The impossible project
The I-1 was debuted today by Impossible Project CEO Oskar Smolokowski, and it’s a camera that stands at the border between two worlds. One one side: the nostalgic pleasure of the analog instant cameras of old; on the other: the sleek design and digital control we’ve grown accustomed to in the 21st century. This article was first published on the website PetaPixel
the impossible project

The camera uses Impossible type 600 film—which was reverse engineered from the now discontinued Polaroid 600 film, which the camera can also use—and while it may look extremely simple from the outside, it’s got a few tricks up its sleeve.The “advanced ring flash” automatically adjusts based on ambient light and focus distance, the battery is USB rechargeable (a big departure from the Polaroid days), and a companion app can connect to the camera via bluetooth giving you full manual control over aperture, shutter speed, and flash settings. The Impossible Project I-1 is set to arrive May 10th attached to a $300 price tag, putting it right on track to compete with the many used Polaroid cameras you can buy online, as well as Fuji’s popular Instax line of film and cameras.To learn more, head over to The Impossible Project website.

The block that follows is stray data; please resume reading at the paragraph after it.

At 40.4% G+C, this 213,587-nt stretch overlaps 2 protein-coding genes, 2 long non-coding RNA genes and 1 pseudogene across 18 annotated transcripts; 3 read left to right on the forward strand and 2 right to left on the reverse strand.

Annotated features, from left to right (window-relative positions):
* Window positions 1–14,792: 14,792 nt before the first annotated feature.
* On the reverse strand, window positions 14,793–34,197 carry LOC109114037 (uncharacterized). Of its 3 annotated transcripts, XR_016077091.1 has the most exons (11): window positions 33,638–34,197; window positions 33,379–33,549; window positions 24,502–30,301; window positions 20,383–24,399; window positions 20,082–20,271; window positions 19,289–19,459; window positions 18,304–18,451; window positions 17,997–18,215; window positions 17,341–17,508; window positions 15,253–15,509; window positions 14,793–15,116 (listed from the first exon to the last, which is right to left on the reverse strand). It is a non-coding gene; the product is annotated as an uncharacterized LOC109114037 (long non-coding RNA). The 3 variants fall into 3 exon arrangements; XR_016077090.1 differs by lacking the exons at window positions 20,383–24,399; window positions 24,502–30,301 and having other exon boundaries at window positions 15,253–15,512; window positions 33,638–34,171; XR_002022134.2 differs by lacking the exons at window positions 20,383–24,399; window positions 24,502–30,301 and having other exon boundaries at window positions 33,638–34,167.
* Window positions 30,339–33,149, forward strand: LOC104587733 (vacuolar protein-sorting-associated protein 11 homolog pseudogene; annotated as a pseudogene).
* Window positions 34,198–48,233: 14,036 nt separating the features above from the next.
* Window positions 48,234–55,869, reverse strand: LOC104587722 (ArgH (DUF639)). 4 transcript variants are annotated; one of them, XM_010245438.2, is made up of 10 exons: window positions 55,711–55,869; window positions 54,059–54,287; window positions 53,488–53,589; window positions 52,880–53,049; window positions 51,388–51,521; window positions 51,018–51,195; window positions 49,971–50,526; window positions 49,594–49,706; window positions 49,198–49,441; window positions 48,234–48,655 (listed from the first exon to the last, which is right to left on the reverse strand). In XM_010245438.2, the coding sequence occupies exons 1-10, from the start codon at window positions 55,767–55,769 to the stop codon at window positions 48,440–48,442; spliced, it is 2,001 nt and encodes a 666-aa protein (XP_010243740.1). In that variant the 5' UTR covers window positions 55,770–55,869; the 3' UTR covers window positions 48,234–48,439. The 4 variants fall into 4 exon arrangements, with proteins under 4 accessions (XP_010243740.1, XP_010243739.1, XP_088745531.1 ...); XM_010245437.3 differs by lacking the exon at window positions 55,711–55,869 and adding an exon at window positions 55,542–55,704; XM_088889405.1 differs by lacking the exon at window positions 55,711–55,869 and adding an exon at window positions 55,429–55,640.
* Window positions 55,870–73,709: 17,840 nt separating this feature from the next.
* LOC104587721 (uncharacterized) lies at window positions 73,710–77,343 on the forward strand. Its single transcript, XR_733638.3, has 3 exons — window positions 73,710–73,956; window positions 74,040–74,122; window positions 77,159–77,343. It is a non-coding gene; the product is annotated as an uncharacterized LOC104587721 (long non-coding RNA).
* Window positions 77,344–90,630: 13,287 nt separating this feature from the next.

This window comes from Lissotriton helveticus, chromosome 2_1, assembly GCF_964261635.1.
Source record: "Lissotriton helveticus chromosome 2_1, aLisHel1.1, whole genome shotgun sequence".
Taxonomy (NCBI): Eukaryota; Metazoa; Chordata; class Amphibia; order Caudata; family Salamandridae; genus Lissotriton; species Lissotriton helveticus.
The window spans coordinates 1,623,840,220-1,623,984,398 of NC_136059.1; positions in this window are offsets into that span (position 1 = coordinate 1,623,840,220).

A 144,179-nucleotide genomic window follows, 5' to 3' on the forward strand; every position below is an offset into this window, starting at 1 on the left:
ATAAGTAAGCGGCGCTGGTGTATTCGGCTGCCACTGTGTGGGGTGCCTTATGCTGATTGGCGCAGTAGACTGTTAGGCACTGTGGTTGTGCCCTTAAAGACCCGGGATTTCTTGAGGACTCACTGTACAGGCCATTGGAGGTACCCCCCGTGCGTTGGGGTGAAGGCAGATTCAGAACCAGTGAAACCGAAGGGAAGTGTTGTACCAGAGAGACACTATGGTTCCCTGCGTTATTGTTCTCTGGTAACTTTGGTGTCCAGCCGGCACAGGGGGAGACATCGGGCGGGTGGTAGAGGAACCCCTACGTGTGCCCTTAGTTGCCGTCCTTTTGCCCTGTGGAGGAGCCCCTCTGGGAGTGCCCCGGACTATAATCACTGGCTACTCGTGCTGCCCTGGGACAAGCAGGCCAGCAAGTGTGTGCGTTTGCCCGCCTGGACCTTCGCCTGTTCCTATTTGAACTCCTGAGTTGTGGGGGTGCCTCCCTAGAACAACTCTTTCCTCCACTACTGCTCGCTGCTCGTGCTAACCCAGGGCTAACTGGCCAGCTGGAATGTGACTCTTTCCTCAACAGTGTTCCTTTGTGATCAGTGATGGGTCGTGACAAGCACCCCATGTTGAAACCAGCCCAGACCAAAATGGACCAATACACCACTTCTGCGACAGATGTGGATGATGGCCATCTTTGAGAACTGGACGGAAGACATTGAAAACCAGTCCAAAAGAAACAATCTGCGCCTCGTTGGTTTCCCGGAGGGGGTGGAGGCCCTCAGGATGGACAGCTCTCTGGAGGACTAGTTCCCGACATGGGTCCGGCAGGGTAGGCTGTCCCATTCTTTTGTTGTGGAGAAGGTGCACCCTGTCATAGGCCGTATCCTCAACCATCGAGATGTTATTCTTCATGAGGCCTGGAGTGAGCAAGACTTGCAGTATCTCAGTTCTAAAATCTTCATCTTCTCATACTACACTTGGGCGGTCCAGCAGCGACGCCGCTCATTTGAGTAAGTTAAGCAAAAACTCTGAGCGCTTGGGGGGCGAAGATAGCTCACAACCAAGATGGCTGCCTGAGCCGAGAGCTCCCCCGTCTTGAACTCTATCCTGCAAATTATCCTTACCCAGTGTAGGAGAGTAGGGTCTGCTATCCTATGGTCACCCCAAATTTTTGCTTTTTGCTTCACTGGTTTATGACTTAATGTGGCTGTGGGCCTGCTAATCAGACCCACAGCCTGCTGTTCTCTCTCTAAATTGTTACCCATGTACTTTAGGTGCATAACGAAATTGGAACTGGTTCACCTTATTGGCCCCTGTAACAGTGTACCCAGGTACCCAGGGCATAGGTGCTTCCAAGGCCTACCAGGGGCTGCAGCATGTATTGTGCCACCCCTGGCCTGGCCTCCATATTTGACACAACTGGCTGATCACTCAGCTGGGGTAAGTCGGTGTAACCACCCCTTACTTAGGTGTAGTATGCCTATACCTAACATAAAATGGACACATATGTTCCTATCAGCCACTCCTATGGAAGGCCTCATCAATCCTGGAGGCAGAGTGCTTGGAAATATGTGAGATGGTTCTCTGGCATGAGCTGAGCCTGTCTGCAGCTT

Friday, April 15, 2016

Ozone The Village, formerly known as Rustik

photo © patrice dougé All rights reserved
"Riccardo Etienne, l’heureux patron de l’Ozone the village , anciennement Rustik, nous reçoit dans son château dans les arbres. Mes compagnons et moi avons longuement écouté la poésie de cette construction. C’est l’aboutissement d’une folie si ce n’est une œuvre d’art patiemment élaborée. Tout est recyclage. Des palettes en fin de vie, des pneus usagés, des milliers de bouteilles vides, des grosses bobines de câbles, un vieux transformateur, autant d’objets hétéroclites, un jour jetés, reprennent vie et du service dans une nature protégée." Jean Euphele Milcé /Gouter Aux Voyages

Wednesday, April 13, 2016

Furcy Was Awe-Inspiring...

photo © patrice dougé All rights reserved
Furcy ranks high on the list of must see places in Haiti...